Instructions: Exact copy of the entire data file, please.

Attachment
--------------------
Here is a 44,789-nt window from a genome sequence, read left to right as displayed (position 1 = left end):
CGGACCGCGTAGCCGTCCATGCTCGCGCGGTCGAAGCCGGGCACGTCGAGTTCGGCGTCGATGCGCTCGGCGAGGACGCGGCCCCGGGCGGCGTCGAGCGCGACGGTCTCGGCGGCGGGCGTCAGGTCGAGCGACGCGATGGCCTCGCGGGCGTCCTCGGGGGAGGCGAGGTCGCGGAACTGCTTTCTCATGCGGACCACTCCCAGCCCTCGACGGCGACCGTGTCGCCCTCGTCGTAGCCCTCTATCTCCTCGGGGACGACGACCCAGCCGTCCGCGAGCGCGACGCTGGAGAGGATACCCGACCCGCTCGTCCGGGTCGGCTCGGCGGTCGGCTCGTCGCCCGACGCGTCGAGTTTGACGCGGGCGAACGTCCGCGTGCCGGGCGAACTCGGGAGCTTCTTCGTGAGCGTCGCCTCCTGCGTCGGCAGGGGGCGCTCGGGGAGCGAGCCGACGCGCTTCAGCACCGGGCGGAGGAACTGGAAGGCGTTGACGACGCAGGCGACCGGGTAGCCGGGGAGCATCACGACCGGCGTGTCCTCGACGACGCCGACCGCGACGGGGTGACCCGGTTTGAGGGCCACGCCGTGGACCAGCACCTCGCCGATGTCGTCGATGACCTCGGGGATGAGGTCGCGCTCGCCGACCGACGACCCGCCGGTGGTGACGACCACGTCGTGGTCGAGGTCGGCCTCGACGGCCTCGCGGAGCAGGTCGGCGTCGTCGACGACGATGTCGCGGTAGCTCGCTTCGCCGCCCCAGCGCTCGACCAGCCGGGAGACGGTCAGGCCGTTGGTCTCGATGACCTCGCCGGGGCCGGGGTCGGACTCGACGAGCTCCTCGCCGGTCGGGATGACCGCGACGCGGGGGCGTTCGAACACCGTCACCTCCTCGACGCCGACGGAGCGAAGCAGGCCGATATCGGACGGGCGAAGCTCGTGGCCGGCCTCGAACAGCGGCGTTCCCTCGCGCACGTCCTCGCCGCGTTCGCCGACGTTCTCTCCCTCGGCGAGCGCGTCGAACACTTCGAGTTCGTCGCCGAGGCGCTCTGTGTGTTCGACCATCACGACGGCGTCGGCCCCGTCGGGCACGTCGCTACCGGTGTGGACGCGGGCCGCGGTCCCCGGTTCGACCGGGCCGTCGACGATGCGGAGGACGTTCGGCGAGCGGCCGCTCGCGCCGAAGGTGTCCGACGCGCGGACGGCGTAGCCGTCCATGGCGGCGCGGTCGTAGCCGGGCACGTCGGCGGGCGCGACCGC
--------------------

Here is a 44,789-nt window from a genome sequence, read left to right as displayed (position 1 = left end):
CGGACCGCGTAGCCGTCCATGCTCGCGCGGTCGAAGCCGGGCACGTCGAGTTCGGCGTCGATGCGCTCGGCGAGGACGCGGCCCCGGGCGGCGTCGAGCGCGACGGTCTCGGCGGCGGGCGTCAGGTCGAGCGACGCGATGGCCTCGCGGGCGTCCTCGGGGGAGGCGAGGTCGCGGAACTGCTTTCTCATGCGGACCACTCCCAGCCCTCGACGGCGACCGTGTCGCCCTCGTCGTAGCCCTCTATCTCCTCGGGGACGACGACCCAGCCGTCCGCGAGCGCGACGCTGGAGAGGATACCCGACCCGCTCGTCCGGGTCGGCTCGGCGGTCGGCTCGTCGCCCGACGCGTCGAGTTTGACGCGGGCGAACGTCCGCGTGCCGGGCGAACTCGGGAGCTTCTTCGTGAGCGTCGCCTCCTGCGTCGGCAGGGGGCGCTCGGGGAGCGAGCCGACGCGCTTCAGCACCGGGCGGAGGAACTGGAAGGCGTTGACGACGCAGGCGACCGGGTAGCCGGGGAGCATCACGACCGGCGTGTCCTCGACGACGCCGACCGCGACGGGGTGACCCGGTTTGAGGGCCACGCCGTGGACCAGCACCTCGCCGATGTCGTCGATGACCTCGGGGATGAGGTCGCGCTCGCCGACCGACGACCCGCCGGTGGTGACGACCACGTCGTGGTCGAGGTCGGCCTCGACGGCCTCGCGGAGCAGGTCGGCGTCGTCGACGACGATGTCGCGGTAGCTCGCTTCGCCGCCCCAGCGCTCGACCAGCCGGGAGACGGTCAGGCCGTTGGTCTCGATGACCTCGCCGGGGCCGGGGTCGGACTCGACGAGCTCCTCGCCGGTCGGGATGACCGCGACGCGGGGGCGTTCGAACACCGTCACCTCCTCGACGCCGACGGAGCGAAGCAGGCCGATATCGGACGGGCGAAGCTCGTGGCCGGCCTCGAACAGCGGCGTTCCCTCGCGCACGTCCTCGCCGCGTTCGCCGACGTTCTCTCCCTCGGCGAGCGCGTCGAACACTTCGAGTTCGTCGCCGAGGCGCTCTGTGTGTTCGACCATCACGACGGCGTCGGCCCCGTCGGGCACGTCGCTACCGGTGTGGACGCGGGCCGCGGTCCCCGGTTCGACCGGGCCGTCGACGATGCGGAGGACGTTCGGCGAGCGGCCGCTCGCGCCGAAGGTGTCCGACGCGCGGACGGCGTAGCCGTCCATGGCGGCGCGGTCGTAGCCGGGCACGTCGGCGGGCGCGACCGC